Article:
In an interview directly following Apple's unveiling of the iPhone 5, Senior Vice President of Worldwide Marketing Phil Schiller detailed why the company chose not to include NFC and wireless charging capabilities in the new handset, and goes over the significance of the new Lightning port.
Before the iPhone 5 debuted, there were back and forth reports (1, 2) regarding whether the new handset would implement near-field communication, the radio technology some companies use to facilitate eWallet transactions. Some speculated that Apple would incorporate NFC tech into its upcoming Passbook app, though the rumors were quashed at Wednesday's event.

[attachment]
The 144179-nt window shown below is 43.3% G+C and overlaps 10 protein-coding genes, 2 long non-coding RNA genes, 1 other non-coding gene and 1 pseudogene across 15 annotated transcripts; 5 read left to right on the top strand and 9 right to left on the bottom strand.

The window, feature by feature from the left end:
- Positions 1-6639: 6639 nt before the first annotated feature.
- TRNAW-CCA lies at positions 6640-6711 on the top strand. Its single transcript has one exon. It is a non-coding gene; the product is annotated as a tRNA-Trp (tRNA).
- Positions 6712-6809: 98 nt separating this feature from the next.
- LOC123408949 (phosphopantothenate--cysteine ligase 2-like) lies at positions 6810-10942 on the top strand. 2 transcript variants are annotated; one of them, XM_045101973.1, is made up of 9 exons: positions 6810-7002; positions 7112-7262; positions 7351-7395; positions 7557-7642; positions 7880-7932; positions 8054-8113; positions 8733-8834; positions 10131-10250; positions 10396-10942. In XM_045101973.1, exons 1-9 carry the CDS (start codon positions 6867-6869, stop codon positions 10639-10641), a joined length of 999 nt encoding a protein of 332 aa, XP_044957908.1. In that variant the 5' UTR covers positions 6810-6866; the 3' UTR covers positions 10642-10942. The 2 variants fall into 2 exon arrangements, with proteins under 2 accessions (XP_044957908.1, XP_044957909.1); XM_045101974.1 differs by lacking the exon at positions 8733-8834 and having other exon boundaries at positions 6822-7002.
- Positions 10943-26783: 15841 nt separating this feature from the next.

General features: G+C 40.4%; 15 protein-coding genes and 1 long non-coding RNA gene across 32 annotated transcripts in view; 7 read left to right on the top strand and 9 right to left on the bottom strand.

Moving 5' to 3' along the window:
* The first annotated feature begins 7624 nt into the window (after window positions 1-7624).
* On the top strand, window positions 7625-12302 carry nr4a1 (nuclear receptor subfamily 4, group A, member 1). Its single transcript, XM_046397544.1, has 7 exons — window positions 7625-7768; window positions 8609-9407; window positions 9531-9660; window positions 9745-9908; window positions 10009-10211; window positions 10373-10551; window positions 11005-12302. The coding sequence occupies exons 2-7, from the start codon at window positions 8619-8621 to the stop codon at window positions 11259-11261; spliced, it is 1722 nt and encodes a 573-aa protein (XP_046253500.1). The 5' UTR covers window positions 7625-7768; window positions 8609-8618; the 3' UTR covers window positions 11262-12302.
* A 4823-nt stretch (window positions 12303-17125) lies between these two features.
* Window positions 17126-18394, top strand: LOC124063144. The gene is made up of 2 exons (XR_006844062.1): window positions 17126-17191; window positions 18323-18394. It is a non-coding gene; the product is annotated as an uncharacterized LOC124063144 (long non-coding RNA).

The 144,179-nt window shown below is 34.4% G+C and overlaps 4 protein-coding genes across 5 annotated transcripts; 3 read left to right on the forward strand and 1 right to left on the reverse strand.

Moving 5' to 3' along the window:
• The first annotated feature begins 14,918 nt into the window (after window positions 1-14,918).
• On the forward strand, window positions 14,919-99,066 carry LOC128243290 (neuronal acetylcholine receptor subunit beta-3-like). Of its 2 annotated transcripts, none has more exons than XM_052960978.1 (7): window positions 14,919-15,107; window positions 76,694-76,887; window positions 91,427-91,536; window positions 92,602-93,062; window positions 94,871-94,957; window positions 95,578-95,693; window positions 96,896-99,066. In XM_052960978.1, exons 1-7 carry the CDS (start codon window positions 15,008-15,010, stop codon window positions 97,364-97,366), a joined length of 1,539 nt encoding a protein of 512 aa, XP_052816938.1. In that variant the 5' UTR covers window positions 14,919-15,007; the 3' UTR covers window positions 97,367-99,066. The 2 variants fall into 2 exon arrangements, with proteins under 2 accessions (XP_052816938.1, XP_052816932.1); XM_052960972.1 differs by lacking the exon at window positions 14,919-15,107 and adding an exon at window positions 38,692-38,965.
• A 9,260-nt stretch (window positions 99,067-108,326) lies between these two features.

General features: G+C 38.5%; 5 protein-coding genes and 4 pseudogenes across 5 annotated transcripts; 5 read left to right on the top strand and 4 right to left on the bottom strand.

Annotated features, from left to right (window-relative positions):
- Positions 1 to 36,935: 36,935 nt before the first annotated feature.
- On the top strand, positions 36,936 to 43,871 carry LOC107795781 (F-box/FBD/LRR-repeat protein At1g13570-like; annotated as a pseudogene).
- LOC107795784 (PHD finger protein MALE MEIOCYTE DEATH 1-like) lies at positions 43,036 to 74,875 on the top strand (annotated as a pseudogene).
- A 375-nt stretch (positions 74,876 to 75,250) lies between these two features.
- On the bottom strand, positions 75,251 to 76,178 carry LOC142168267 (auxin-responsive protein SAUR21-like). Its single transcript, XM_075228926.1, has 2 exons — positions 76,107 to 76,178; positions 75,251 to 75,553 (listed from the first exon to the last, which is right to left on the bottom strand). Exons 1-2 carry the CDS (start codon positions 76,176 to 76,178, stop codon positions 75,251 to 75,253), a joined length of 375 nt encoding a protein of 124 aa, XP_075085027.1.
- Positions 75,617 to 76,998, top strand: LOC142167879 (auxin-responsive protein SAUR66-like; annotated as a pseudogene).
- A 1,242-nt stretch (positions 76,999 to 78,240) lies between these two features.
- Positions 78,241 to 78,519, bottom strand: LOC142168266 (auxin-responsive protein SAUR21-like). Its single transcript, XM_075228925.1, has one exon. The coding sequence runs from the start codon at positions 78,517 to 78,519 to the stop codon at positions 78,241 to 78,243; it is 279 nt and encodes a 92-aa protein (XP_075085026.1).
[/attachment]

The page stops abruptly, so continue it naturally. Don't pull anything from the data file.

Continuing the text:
Schiller told All Things D that the decision not to include NFC actually stemmed from Passbook, which he said "does the kinds of things customer need today." The app, which organizes digital tickets, coupons and more, will roll out with iOS 6 on Sept. 19.
On the inductive charging front, Schiller pointed out the perceived convenience of such systems are questionable given they too need to be plugged into an outlet. The USB interface, however, can be plugged into walls, computers and airplanes.
âHaving to create another device you have to plug into the wall is actually, for most situations, more complicated,â Schiller said.
Extending the discussion of dock connectors, Schiller explained that the Lightning port was a necessity in launching the new iPhone 5 and iPods. He said it wasn't possible to build such thin products without changing the connector from the 30-pin design first introduced in 2003.
âThis is the new connector for many years to come,â Schiller said.